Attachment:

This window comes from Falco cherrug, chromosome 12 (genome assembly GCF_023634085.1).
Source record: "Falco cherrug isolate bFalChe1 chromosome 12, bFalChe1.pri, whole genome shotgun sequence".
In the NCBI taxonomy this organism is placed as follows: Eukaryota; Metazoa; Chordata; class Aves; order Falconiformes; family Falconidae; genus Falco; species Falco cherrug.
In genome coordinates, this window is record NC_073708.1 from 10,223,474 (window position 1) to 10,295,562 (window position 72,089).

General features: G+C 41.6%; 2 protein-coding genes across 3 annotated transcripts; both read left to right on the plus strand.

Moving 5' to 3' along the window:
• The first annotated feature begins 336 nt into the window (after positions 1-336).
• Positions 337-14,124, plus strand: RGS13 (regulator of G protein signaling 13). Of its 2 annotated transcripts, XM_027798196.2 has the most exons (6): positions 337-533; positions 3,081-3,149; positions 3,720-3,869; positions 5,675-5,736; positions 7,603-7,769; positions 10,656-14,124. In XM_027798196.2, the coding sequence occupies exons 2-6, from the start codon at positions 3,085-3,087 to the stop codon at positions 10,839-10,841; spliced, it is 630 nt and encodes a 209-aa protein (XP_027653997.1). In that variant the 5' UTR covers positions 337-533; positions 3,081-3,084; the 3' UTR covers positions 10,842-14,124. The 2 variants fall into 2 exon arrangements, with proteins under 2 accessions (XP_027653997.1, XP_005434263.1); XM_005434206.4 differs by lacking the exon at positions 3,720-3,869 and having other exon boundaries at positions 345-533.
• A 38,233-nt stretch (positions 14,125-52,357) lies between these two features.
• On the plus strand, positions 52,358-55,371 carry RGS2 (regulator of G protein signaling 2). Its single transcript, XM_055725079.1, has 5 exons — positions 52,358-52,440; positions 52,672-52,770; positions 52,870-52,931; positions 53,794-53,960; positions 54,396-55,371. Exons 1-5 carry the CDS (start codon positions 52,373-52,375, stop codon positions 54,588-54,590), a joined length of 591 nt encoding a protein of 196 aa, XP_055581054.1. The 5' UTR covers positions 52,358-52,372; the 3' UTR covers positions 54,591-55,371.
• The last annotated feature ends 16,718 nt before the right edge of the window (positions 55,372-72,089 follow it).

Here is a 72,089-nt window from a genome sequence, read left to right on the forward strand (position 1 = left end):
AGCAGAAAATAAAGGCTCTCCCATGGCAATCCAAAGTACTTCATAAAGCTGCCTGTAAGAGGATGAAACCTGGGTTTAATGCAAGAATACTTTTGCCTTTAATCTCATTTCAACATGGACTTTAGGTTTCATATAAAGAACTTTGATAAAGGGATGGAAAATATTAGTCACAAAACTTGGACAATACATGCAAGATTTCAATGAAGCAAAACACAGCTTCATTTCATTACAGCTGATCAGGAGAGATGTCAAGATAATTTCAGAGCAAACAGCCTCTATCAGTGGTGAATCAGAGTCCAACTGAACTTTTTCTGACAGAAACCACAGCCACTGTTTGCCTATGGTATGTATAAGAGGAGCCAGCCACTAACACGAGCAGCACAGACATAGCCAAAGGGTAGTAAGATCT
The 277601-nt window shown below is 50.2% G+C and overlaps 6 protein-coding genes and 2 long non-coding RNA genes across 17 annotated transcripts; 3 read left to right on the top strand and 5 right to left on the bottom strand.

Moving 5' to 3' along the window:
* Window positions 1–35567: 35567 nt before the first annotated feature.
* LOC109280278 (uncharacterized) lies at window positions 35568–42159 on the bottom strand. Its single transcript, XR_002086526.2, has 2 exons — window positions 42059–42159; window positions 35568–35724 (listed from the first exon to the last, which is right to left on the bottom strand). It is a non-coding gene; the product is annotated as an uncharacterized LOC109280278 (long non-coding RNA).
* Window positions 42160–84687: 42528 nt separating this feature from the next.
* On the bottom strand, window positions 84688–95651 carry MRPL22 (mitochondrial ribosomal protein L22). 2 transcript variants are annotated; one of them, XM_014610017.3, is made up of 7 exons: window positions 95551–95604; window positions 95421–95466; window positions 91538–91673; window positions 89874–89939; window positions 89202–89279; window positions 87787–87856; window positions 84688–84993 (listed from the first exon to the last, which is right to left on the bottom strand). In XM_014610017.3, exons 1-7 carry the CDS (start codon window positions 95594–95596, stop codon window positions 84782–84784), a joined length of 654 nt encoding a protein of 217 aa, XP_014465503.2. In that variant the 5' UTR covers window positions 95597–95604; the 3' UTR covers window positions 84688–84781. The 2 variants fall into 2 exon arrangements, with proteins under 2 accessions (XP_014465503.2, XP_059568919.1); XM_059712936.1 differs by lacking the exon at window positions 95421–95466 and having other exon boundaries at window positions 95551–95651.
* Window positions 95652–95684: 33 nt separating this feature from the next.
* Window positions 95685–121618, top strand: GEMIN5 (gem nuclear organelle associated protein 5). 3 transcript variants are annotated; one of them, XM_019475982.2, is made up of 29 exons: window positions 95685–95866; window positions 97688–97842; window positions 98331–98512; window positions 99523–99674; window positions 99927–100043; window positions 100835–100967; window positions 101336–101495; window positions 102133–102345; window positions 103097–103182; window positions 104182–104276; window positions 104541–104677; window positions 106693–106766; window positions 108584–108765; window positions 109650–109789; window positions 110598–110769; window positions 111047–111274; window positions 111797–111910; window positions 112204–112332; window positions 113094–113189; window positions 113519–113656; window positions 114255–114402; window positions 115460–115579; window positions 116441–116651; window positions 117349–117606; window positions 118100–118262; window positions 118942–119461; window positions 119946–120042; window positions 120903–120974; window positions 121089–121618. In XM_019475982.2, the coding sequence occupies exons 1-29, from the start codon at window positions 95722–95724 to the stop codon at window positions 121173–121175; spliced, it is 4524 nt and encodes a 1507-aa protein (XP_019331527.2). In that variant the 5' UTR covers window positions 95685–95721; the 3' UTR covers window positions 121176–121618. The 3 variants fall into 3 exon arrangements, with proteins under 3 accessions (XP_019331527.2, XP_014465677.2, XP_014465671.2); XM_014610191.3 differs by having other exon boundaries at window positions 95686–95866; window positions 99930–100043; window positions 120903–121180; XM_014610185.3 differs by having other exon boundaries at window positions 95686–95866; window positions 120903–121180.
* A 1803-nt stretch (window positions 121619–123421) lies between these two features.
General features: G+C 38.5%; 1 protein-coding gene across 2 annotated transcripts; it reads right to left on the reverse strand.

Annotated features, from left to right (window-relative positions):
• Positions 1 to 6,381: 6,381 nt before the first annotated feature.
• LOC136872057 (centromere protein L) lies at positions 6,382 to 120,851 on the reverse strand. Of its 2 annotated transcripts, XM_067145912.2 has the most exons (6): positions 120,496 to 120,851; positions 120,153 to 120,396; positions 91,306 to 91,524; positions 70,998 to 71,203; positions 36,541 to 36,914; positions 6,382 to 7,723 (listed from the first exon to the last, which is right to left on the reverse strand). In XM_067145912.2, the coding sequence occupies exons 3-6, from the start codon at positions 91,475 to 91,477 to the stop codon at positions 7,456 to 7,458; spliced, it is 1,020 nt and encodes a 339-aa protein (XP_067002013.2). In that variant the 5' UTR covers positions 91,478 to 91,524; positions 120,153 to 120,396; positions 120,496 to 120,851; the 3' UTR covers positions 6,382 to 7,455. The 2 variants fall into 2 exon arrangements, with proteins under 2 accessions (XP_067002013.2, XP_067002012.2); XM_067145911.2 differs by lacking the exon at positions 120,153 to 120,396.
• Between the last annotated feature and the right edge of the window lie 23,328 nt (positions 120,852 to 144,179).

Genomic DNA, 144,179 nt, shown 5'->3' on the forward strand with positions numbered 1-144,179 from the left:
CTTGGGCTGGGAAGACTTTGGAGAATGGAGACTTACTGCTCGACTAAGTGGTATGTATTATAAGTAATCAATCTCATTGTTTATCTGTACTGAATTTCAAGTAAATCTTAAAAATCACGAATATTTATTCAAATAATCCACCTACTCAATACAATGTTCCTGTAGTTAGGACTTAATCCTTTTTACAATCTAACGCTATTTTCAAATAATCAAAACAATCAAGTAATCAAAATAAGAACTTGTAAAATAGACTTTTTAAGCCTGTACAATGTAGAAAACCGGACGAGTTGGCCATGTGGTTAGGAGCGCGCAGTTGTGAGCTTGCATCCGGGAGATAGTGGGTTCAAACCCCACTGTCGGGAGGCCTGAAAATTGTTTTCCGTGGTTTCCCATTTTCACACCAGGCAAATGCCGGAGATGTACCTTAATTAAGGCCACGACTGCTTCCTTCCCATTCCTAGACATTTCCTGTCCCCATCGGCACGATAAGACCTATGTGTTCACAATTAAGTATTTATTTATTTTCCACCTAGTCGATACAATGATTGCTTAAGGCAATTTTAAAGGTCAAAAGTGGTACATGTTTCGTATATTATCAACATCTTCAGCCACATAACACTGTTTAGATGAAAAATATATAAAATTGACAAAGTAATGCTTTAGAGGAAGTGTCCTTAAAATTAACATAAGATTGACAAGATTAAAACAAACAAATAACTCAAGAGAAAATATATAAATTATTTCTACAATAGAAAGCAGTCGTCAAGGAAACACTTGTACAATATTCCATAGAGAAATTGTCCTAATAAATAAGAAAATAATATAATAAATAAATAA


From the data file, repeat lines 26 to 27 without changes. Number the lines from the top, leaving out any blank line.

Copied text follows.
• LOC136872057 (centromere protein L) lies at positions 6,382 to 120,851 on the reverse strand. Of its 2 annotated transcripts, XM_067145912.2 has the most exons (6): positions 120,496 to 120,851; positions 120,153 to 120,396; positions 91,306 to 91,524; positions 70,998 to 71,203; positions 36,541 to 36,914; positions 6,382 to 7,723 (listed from the first exon to the last, which is right to left on the reverse strand). In XM_067145912.2, the coding sequence occupies exons 3-6, from the start codon at positions 91,475 to 91,477 to the stop codon at positions 7,456 to 7,458; spliced, it is 1,020 nt and encodes a 339-aa protein (XP_067002013.2). In that variant the 5' UTR covers positions 91,478 to 91,524; positions 120,153 to 120,396; positions 120,496 to 120,851; the 3' UTR covers positions 6,382 to 7,455. The 2 variants fall into 2 exon arrangements, with proteins under 2 accessions (XP_067002013.2, XP_067002012.2); XM_067145911.2 differs by lacking the exon at positions 120,153 to 120,396.
• Between the last annotated feature and the right edge of the window lie 23,328 nt (positions 120,852 to 144,179).